The inflated cost of the Vice President's official residence represents another blemish on our ability as a people to manage the national purse, as it does our opaqueness in running state affairs.
To think that those responsible for such integrity drawbacks swore oaths of office before assuming the task of managing this nation is beyond our ken.
What has gone wrong with us that we do not consider the national interest when managing state funds we hold in trust for the rest of us?
The subject is cruising to outdo the other negative chapters in our contemporary fiscal history, especially under the immediate political administration of the country. In terms of the magnitude of harm it has inflicted on the state kitty, it can only be imagined by the ordinary Ghanaian with limited knowledge about fiscal matters.
The opportunity cost of the money blown on the project can best be appreciated when we consider the schools or even drugs which can be constructed and purchased for cash-strapped health facilities in the countryside.
We recall the painful death of kids through the collapse of their dilapidated school block in the Central Region with pain.
Those who consider the revelations popping up as witch-hunting must consider the national interest vis-a-vis the impunity with which national funds are being handled by those put in positions of trust.
It is not for nothing that some professions are hinged on sacred ethics, the breaches of which can lead to the withdrawal of the licenses of practitioners.
Perhaps given the rate at which bad politicians are running the country, it would become necessary to consider means of sanctioning those found culpable in the thievery of the national purse in a manner which would debar them from holding critical public offices in future.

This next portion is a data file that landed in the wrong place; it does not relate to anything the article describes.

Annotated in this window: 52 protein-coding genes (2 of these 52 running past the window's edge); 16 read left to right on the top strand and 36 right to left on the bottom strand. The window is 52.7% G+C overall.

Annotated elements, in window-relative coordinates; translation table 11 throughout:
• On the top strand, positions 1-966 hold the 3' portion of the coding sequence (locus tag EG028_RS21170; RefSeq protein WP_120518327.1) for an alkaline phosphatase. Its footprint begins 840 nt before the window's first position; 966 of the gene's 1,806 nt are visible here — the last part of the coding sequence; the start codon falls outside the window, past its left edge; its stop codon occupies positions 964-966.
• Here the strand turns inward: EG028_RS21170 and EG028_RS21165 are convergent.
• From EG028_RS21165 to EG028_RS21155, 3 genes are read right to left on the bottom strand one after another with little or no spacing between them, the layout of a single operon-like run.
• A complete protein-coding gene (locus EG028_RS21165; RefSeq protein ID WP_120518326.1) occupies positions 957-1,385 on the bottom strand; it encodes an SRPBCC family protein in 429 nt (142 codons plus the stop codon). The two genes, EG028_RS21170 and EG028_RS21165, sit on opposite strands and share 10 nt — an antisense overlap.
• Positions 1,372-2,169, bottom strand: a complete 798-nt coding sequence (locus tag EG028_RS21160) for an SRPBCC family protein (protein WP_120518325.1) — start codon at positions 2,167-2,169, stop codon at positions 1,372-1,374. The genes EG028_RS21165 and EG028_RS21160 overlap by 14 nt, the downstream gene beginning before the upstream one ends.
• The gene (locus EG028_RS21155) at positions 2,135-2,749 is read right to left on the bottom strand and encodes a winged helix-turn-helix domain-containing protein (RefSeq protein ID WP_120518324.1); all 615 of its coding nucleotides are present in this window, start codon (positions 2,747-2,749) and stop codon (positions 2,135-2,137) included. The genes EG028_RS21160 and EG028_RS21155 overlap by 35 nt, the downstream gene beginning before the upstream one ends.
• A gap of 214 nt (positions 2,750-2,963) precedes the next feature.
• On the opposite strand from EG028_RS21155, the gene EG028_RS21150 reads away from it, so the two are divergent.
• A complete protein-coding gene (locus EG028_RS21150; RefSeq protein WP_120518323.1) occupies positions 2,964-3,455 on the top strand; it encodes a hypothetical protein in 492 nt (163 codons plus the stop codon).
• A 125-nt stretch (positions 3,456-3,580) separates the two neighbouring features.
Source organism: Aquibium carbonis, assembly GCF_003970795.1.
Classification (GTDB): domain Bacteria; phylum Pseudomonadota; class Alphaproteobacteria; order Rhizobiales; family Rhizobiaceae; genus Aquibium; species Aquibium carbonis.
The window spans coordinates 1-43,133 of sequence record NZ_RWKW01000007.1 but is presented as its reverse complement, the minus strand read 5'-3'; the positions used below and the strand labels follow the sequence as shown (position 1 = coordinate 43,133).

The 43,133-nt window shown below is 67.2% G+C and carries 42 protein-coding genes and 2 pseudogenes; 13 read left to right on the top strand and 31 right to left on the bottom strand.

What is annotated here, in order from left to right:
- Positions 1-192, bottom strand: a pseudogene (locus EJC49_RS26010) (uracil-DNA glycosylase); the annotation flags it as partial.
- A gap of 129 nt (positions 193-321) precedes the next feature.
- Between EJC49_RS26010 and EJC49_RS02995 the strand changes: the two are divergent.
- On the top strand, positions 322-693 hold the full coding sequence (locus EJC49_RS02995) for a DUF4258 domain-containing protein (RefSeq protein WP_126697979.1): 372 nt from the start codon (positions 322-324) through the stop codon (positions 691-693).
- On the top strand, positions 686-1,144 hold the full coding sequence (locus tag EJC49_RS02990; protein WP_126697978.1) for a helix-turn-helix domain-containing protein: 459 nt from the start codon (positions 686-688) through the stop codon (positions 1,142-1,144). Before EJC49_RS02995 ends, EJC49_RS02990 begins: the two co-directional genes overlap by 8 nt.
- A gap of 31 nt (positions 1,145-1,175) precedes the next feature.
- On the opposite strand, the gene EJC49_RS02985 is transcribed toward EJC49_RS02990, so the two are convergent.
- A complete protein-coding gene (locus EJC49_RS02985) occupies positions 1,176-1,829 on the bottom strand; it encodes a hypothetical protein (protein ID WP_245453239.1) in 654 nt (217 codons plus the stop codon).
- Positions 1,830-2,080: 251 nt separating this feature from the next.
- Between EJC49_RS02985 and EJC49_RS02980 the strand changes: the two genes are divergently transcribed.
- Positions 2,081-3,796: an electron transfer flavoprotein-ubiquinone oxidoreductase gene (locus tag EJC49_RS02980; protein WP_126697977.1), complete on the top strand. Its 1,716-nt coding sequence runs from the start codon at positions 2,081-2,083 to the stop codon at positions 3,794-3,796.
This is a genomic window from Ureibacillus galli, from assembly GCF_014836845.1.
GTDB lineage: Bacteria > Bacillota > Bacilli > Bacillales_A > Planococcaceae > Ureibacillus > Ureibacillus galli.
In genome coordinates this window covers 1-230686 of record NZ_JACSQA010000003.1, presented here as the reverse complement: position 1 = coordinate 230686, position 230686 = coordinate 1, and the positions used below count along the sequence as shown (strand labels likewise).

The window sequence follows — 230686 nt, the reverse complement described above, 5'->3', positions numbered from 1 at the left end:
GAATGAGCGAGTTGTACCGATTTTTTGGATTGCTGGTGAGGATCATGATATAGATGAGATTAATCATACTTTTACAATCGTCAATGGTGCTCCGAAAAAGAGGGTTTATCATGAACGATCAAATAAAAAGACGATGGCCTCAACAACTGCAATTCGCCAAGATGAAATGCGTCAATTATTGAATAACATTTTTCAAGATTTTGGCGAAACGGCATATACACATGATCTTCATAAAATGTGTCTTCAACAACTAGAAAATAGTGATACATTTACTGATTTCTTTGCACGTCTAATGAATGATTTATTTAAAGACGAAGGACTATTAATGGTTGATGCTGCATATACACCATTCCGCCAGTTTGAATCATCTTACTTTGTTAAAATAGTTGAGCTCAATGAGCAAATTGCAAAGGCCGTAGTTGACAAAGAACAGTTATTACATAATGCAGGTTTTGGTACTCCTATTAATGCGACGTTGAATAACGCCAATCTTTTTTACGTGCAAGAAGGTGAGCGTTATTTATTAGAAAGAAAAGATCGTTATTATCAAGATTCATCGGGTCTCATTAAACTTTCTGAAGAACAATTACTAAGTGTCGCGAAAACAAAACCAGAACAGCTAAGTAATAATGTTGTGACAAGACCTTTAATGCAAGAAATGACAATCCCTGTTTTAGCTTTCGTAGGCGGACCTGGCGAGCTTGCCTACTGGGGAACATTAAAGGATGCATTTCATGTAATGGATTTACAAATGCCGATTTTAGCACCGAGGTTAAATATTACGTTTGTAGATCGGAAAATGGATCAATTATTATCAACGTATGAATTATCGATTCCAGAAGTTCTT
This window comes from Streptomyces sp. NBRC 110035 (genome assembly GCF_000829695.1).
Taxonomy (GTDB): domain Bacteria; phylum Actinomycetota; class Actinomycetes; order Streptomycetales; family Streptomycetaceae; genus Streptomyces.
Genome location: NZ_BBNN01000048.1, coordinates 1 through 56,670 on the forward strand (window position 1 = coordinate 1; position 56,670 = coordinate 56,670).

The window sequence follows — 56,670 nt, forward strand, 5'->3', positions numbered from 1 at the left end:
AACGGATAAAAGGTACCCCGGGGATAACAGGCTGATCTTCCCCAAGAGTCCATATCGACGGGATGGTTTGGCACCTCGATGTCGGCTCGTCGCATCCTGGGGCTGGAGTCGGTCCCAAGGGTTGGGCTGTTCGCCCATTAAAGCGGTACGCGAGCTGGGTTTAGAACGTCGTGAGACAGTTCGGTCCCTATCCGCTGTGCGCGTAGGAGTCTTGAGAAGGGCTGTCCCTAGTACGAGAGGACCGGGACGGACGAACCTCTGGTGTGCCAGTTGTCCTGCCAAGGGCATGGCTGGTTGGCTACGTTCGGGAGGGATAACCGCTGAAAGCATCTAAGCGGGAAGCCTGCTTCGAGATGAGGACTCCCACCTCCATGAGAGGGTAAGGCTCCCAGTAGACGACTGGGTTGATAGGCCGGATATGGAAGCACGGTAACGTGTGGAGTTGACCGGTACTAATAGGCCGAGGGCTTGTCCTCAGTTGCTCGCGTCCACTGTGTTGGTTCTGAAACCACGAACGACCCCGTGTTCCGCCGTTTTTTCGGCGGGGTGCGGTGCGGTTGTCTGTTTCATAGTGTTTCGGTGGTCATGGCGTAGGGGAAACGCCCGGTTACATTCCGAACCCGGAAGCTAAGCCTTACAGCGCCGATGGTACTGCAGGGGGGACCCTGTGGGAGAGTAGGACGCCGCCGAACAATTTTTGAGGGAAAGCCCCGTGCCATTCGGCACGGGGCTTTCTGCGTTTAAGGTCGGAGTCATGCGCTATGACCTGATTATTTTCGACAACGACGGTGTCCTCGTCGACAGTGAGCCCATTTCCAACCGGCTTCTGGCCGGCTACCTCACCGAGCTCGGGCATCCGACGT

We would take issues with the President and his team, if out of a fear of being tagged witch hunters they gloss over the flagrant abuse of the public purse by the past government.
The disparities in the figures being laid out on the public domain by different personalities in the previous government make their feeble and useless efforts laughable.
They are wicked and unfit to be assigned the privileged role of running the affairs of this country; their stewardship of managing Ghana most repugnant and unacceptable by all standards.
The Vice President's residence project is just a tip of the iceberg of the financial mess this country has been plunged into by those the ship of state was entrusted to.
While the General Secretary of the now opposition National Democratic Congress (NDC) has quoted a figure below $4 million, another party source puts it at a little over $5 million, a far cry from the $14 million cost of the project.
We can only conclude that there is a confused effort to conceal the truth. It's a shameful ploy which has exposed the crooks even further and beyond imagination.
Former President Jerry John Rawlings must be a troubled man.
He and others ousted a government in the past charging them of being corrupt. The monies referred to at the time were nowhere near the cost of the Vice President's residence.
Matters have reached a head with the aforementioned revelation but we are told that we ain't seen anything yet because the worst would come when the can of worms which the contents of the transition report represents are let out.